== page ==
Now THAT'S a miss. Ciena (NASDAQ:CIEN), the Maryland-based optical networking gear manufacturer, had to cut its guidance for third-quarter revenue expectations by more than 20% yesterday, causing the company's stock to tumble in heavy trading today by more than 23%. Where the company had projected that its revenues would be substantially higher than last year's $74.8 million, Ciena yesterday said that revenues would actually be flat, at about $75 million. Even gross margins had to be trimmed back from guidance at 30% to closer to 22%.

Gary Smith, Ciena's CEO, blamed "an ongoing environment of uncertainty that has led to cautious spending and deployment delays" and noted in particular that one of its core businesses, Digital Subscriber Line (DSL) equipment, had soured even more than the company had anticipated. Smith pointed to what he called a commitment by the big carriers such as Verizon (NYSE:VZ) and SBC (NYSE:SBC) to connect as many customers to high-bandwidth services "as quickly as possible" as evidence that though the quarter will be a disappointment, the market for Ciena's products is there, and the telecom companies are going to engage in additional capital spending (transcript access courtesy of CCBN).

Let's certainly hope so, but Ciena's got some digging out to do. This isn't some rounding error; this is a huge, huge miss. One analyst pointedly asked whether the board was still behind management's business strategy. The worst part of the announcement was the problems in DSL, which is a business that Ciena bought its way into by acquiring Catena. When a company that is at best on the edge of profitability in a horribly slumping industry makes acquisitions, it had best be delivering economic benefit that outweighs the cost of acquisition. The prominence of Catena in the warning suggests that though this acquisition may turn out to be beneficial, it certainly isn't yielding anything positive in the time period management and investors had hoped.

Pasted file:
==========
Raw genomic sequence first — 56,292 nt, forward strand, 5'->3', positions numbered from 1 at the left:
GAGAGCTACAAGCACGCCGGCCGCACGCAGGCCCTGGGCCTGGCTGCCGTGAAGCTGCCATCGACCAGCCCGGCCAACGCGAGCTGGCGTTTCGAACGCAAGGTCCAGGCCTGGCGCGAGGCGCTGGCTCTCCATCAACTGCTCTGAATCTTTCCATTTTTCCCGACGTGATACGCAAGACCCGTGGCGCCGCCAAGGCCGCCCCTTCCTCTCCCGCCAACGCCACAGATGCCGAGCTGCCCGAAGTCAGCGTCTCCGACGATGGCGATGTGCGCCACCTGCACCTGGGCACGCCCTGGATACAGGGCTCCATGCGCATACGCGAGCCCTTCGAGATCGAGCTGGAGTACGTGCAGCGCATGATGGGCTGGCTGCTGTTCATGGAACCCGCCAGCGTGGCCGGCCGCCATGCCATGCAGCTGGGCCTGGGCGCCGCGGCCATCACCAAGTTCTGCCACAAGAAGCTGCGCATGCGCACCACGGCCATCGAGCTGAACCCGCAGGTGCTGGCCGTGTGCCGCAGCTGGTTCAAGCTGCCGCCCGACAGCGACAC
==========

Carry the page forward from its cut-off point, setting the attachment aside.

Ciena's lack of growth given its acquisitiveness will certainly pile some pressure onto Smith. This is one of a string of quarterly flubs for the company, including the quarter that ended this January in which the company blamed a revenue shortfall on a delay on a government project. Here's a thought: How about either toning down the projections or stop making them at all? All of these misses are doing nothing but shattering Ciena's credibility. The stock has now lost almost 70% of its value on the year.

Think things are getting better in telecom? Well, a quick look at Ciena's accelerating cash burn and flat revenues says that either the folks there are completely incompetent, or things are not brightening on cue for the entire industry.

Bill Mann owns none of the companies mentioned in this story.